What about miles per dollar? ICE wins every time. Without government subsidies. And even paying the subsidies that EV’s receive.

    • Mike J

      The “other problem” with hydrogen fuel cells is the source of the energy to create the hydrogen which, at the foreseeable future, is natural gas (~95% in total). Yes, I know you can create hydrogen through electrolysis, but almost no one does this because it is many times more energy intensive than natural gas reforming. The electric grid, on the other hand, is becoming less carbon intensive as the cost of solar and wind energy has dropped precipitously. And for many individuals and businesses, charging EVs with 100% renewable is a reality. The most urgent issue facing the planet is not what kind of vehicles are used per se, but how the vehicles are fueled. And as long as we are dependent upon fossil fuels we will be hurtling towards the cliff of oblivion.

    • dogphlap dogphlap

      Hydrogen has so many cons that I find it hard to believe it will ever go main stream. Pros: hydrogen is at least in theory a much faster proposition than an electric car when it comes to ‘refuelling’. It once held out the prospect of greater range but that is no longer the case.
      Cons: greater than 90% of industrial hydrogen in use today comes from reformed methane, a product of the petroleum industry. This is cheap but far from green and results in CO, CO2 and CH4 being released into our atmosphere, all three are greenhouse gases. Electrolysis of water will also give hydrogen but it requires a lot of electrical energy to do that, that is uneconomic.
      Not only is hydrogen explosive but it is odourless and colourless. It has a wide range of concentrations with air that are explosive, much wider than gasoline which is actually quiet fussy about that. That means any H2 refuelling station has to be well maintained to minimise risk. Many items have to be replaced on a regular schedule because metals will become embrittled as the hydrogen enters their atomic structure.
      Hydrogen molecules are so small they are just about impossible to contain at the high pressures found in hydrogen vehicles without some leakage. So ceiling vents are required where hydrogen vehicles are parked inside to lessen the risk of an explosion.
      A pure battery electric vehicle can be charged overnight (or at any time really) from a
      normal AC power point or a special high current point (but it can take hours) home refuelling is not really an option for a hydrogen vehicle (the high pressures involved and the explosive nature of hydrogen preclude that even if a source of hydrogen were available).
      The energy density of H2 is poor, in order to make a practical vehicle the hydrogen gas has to be highly compressed, that even without the explosive nature of hydrogen presents a threat that has to be engineered away as best as can be done within the financial constraints of a mass market vehicle.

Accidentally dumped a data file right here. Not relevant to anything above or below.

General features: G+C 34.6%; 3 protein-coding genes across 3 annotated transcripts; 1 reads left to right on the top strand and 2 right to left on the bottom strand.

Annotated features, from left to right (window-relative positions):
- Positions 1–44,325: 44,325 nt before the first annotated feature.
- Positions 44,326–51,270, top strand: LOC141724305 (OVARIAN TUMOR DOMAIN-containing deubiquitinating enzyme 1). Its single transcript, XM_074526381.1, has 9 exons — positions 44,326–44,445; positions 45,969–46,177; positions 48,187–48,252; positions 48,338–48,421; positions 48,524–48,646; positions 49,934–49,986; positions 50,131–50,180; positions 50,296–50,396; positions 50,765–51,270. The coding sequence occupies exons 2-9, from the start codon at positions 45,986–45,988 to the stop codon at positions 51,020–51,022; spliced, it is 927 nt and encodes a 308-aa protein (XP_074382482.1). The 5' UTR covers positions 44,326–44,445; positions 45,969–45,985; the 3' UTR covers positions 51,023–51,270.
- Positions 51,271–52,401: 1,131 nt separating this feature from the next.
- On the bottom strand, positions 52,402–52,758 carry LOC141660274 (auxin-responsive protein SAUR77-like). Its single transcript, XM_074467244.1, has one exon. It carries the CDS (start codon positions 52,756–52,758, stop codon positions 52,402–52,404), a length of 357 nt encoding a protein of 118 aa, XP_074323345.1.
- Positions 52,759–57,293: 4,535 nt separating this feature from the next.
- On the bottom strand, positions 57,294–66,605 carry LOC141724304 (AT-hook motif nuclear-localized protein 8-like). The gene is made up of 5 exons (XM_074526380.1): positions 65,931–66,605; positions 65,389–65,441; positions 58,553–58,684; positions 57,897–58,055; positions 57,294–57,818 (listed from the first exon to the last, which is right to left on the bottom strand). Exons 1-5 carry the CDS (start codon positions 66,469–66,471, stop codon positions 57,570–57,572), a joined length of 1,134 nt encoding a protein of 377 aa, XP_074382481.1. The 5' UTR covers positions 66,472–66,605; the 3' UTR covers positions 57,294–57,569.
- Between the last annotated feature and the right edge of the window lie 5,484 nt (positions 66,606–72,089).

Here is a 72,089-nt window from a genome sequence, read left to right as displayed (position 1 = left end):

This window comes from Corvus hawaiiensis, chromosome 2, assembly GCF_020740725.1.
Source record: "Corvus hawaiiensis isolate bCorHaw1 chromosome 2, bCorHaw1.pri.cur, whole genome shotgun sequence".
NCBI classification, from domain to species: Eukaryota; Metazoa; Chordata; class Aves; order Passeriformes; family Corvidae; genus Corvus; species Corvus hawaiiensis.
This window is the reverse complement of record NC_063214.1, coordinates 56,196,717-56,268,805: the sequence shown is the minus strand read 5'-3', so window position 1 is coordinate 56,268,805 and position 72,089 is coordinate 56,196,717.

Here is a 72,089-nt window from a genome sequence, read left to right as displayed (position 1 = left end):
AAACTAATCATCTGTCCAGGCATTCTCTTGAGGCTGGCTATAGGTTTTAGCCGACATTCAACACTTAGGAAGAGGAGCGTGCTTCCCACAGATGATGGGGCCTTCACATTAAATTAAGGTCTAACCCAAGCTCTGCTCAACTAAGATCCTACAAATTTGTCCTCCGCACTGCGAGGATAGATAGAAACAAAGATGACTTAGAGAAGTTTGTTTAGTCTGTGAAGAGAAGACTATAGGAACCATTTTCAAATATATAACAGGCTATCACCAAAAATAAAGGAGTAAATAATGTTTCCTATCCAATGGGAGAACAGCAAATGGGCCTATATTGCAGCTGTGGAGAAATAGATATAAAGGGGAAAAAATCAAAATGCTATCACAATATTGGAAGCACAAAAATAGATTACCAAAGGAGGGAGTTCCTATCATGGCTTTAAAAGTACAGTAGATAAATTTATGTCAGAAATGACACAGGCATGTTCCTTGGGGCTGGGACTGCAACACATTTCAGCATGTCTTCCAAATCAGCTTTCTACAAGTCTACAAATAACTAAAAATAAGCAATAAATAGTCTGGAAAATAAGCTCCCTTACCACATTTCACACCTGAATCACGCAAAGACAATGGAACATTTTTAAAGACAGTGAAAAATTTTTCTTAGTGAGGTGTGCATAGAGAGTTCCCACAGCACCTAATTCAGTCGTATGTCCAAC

A lot of work is being done on fuel cells so it is possible the present requirement for platinum will go away but for now at least platinum trumps cobalt.
      This is a long post so I’ll stop it here.

  • roseland67

    There is an electric plug of some kind with which to charge your electric vehicle in virtually every building in the country. The existing infrastructure is installed, maintained, safe, proven and dirt cheap to use.

    There is virtually no hydrogen available anywhere to charge your hydrogen vehicle.

    Absolutely uninformed consumer poll.
    I believe there will be 1,000,000 electric vehicles on the road in the US before there will be 100 consumer purchased hydrogen vehicles.

  • dogphlap dogphlap

    The Tesla Model 3 is scheduled to start sales this year. You might think that the Tesla Model S taking the number one slot for US large luxury vehicle sales for two years in a row would wake up a few of the auto executives but apparently not. The Model 3 roll out might open their eyes but frankly if they have not seen what’s going on yet I don’t think they ever will.

    • bioburner

      To add to your comment the Bolt is selling very well. Growth in sales for cars with that kind of range will be a game changer.

  • mb

    Hey, the execs just have their own alternative facts…

    • Steve Hanley

      I like that. Wish I’d said it!

  • trackdaze

    90% are able to charge at home.

    • airchompers

      There’s no way that’s accurate for American consumers.

      • Steve Hanley

        You’re right. Making home charging available for urban dwellers with no dedicated garage space is a huge issue that has to be addressed to move the EV revolution forward. Some of the problem can be addressed by making chargers available at work, but that is far from a complete solution.

        • darth

          Urban dwellers will move toward the autonomous vehicle, mobility as a service model. Then they don’t need chargers, fueling stations, or maintenance.

        • Epicurus

          There should be incentives for apartment complexes and condos to install them, perhaps from multiple sources like local, state and federal governments. They need to get serious about clean air and climate change.

          • Steve Hanley

            California, of course, it taking the lead in that regard. Hopefully, others will follow.

          • Epicurus

            California seems to be taking the lead on almost everything.

    • bioburner

      I’m thinking its more like 65%. But as you suggest EV sales are only around 1% of market share so there is a lot of room for growth in that group of homeowners. If even 20% of all new car sales were PEV the results would be outstanding.

  • Burnerjack

    Can anyone who seems to define EVs and ‘Fuel cell’ cars as separate entities be considered ‘competent’ in their field? While a fuel cell may or may not be considered a battery, the car in question is an EV in either event.
    Now, if they consider “plug in” EVs a passing fad, that’s another matter.
    There is no doubt in my mind that EVs are here and here to stay.

  • hardtruths

    If battery powered cars work like smartphones in terms of “range” and charging time, and if fuel cell cars work as gasoline cars in terms of range and fill up time then it is obvious fuel cells will win.

    If to that you add that battery performance drops in low temperatures and that hot climates are not liked by batteries, then I can not see battery powered cars prevailing.

    I am amazed that people like the Union of Concerned Scientists promote battery powered cars as superior. It seem to me their “concerned-political” part of their brains has taken oven the scientific part. Bad politics and bad science.